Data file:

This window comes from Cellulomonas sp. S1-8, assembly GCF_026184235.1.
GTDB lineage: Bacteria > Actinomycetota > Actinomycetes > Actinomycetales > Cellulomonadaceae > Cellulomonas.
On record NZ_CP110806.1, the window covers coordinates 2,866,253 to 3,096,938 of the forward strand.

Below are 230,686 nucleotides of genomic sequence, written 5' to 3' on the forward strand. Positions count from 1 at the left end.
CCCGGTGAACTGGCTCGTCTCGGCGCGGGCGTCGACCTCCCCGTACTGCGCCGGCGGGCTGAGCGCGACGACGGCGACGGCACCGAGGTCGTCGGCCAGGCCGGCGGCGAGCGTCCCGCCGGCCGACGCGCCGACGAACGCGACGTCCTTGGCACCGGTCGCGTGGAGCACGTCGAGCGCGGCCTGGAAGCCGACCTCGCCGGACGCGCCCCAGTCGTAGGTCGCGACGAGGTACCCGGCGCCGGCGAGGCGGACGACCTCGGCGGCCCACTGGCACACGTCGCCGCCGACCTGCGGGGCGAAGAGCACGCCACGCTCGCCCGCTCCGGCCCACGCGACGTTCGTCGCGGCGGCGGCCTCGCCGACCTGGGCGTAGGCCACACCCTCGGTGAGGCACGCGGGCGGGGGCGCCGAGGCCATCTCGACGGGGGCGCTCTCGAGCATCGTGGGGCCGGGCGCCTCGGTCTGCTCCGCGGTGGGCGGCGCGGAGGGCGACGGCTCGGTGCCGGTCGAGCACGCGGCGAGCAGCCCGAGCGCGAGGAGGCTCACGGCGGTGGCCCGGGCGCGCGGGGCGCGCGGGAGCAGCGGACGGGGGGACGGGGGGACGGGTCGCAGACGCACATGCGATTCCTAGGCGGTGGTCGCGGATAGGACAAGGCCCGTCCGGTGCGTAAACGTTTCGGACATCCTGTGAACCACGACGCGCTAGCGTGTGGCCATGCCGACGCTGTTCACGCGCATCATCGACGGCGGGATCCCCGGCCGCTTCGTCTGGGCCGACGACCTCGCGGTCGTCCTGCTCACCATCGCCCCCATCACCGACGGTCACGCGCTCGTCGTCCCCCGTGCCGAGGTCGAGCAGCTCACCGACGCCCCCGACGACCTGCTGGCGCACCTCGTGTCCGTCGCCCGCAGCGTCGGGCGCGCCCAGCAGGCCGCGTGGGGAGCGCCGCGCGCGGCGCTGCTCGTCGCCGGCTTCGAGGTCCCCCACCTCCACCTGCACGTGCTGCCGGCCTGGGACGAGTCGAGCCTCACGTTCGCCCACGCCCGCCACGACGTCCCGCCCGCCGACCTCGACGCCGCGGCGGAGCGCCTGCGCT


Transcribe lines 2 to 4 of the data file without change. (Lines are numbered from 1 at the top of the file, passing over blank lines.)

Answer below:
GTDB lineage: Bacteria > Actinomycetota > Actinomycetes > Actinomycetales > Cellulomonadaceae > Cellulomonas.
On record NZ_CP110806.1, the window covers coordinates 2,866,253 to 3,096,938 of the forward strand.

Below are 230,686 nucleotides of genomic sequence, written 5' to 3' on the forward strand. Positions count from 1 at the left end.